Nebraskans will celebrate the 150th Nebraska State Fair Aug. 23-Sept. 2. Can you name the fair’s five host cities, and the two years the fair was canceled?
Nebraska City hosted a three-day territorial fair in 1859, and the first two state fairs were there in 1868 and 1869. Brownville hosted for a few years, then Omaha and Lincoln switched back and forth until Lincoln became the fair’s longtime home from 1901 to 2009. Grand Island has been the host city since 2010.
No fair was held in 1898 because host city Omaha was putting all its efforts into its Trans-Mississippi and International Exposition, a World’s Fair-type event. And the U.S. government suspended fairs in 1945 due to World War II.
From the beginning, fair promoters disagreed whether the fair was primarily about education or entertainment. In 1868, future Nebraska governor Robert Furnas of Brownville scolded readers of the Nebraska Advertiser: “Don’t go into sideshows to see fat women, or a calf with two heads and eight legs, or any other monstrosities; but look at the stock, examine the points and make note of where you can purchase a fine Short Horn or Chester White, or any other desirable stock.” At a time when the great majority of Nebraskans were farmers, Furnas believed that the fair’s main purpose was to improve people’s lives by improving agriculture.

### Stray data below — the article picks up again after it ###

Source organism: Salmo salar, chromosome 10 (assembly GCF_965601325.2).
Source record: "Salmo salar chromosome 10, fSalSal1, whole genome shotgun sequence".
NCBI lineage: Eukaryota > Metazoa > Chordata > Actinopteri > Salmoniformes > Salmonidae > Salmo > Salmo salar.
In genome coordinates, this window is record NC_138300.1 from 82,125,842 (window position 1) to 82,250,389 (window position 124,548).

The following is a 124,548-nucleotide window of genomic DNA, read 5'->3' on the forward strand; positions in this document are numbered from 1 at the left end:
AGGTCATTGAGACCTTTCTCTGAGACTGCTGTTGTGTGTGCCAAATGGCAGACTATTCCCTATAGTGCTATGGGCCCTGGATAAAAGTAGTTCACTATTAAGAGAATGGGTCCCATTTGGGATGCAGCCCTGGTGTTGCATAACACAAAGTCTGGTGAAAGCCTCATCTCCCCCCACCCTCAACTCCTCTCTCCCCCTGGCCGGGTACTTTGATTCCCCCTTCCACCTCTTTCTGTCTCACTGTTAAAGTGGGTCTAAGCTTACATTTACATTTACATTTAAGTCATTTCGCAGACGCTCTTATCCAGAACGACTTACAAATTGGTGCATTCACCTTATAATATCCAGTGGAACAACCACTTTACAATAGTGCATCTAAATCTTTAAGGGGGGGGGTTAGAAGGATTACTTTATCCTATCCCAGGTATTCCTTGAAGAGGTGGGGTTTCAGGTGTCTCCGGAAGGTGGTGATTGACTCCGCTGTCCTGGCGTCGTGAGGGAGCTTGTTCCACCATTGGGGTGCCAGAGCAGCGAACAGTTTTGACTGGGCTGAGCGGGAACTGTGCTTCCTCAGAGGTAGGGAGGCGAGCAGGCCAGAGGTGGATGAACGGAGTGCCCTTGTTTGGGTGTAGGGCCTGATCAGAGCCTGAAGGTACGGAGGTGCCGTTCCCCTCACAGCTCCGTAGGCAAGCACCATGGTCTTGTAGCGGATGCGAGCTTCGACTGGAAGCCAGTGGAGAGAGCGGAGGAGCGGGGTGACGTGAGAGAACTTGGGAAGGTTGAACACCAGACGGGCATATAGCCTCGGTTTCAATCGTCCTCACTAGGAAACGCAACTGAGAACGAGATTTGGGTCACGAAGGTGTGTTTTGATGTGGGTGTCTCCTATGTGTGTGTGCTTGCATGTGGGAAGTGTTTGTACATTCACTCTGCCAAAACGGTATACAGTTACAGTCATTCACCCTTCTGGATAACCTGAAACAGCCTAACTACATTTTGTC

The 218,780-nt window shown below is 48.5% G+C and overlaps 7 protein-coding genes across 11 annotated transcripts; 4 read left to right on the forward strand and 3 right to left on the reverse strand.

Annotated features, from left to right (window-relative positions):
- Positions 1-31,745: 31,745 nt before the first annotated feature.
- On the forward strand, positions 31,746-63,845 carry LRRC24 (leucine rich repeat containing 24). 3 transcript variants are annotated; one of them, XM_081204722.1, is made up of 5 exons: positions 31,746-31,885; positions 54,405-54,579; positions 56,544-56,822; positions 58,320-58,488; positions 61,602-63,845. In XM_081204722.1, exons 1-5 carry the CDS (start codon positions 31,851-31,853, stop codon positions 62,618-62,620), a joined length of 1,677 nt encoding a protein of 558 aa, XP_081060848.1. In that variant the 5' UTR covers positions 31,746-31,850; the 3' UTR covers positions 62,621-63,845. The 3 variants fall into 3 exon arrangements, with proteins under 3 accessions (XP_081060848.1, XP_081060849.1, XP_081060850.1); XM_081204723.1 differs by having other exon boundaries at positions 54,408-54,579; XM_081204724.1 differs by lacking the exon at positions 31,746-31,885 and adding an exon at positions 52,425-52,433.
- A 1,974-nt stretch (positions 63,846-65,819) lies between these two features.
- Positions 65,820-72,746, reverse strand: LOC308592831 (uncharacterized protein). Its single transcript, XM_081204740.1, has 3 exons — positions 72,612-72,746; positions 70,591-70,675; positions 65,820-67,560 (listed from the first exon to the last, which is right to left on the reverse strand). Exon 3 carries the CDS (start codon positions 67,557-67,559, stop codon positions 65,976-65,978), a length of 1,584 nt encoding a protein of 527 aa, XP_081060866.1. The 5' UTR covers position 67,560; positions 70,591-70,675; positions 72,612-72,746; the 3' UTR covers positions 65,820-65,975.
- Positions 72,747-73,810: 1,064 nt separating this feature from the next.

Meanwhile, gambling and liquor were allowed at the fair until 1879, and early newspapers complained of “indecent shows.” The popularity of horse races, entertainers, and carnival-style midways may have disappointed the purists, but the fair relied on the big crowds those events drew.
Even Furnas acknowledged that the fair offered “a week of recreation for every family,” and that “it happens on many farms that there is really no let up,” making it hard to get away. By the time they arrived at the fairgrounds, in other words, most Nebraskans believed they’d earned the right to enjoy themselves.
Here are a few of our favorite photos from fairs past. ■
Visit History Nebraska’s website at history.nebraska.gov.